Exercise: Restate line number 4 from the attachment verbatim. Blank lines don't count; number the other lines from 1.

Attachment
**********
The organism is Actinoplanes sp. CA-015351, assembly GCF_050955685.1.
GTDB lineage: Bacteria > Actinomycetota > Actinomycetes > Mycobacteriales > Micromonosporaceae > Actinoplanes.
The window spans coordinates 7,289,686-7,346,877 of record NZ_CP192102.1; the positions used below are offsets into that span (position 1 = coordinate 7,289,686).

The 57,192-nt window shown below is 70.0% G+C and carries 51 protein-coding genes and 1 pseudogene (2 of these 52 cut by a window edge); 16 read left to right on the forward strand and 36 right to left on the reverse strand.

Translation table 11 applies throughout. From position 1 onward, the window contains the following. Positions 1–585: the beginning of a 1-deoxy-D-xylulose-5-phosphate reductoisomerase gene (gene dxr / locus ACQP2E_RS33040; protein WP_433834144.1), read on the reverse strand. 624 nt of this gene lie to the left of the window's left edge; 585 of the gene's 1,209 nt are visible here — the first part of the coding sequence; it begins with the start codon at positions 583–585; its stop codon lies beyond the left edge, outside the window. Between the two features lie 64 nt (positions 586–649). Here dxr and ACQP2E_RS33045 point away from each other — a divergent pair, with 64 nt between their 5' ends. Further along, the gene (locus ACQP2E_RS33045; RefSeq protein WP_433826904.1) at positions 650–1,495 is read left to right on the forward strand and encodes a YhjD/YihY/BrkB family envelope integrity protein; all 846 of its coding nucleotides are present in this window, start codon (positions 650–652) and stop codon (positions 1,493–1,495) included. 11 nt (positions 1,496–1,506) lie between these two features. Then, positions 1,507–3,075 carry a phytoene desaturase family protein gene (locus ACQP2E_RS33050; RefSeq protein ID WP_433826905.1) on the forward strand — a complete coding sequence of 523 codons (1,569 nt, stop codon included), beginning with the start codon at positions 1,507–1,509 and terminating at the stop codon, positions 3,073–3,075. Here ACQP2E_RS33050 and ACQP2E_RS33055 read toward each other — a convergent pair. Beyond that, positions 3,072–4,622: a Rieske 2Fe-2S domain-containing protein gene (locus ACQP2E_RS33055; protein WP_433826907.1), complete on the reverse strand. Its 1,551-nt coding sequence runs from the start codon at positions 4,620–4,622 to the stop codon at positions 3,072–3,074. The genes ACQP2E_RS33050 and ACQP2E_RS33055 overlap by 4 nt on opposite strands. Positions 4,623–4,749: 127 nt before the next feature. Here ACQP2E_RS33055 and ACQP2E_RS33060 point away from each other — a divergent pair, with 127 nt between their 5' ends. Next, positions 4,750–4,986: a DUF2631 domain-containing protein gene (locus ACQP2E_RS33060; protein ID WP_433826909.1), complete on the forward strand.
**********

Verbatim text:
The 57,192-nt window shown below is 70.0% G+C and carries 51 protein-coding genes and 1 pseudogene (2 of these 52 cut by a window edge); 16 read left to right on the forward strand and 36 right to left on the reverse strand.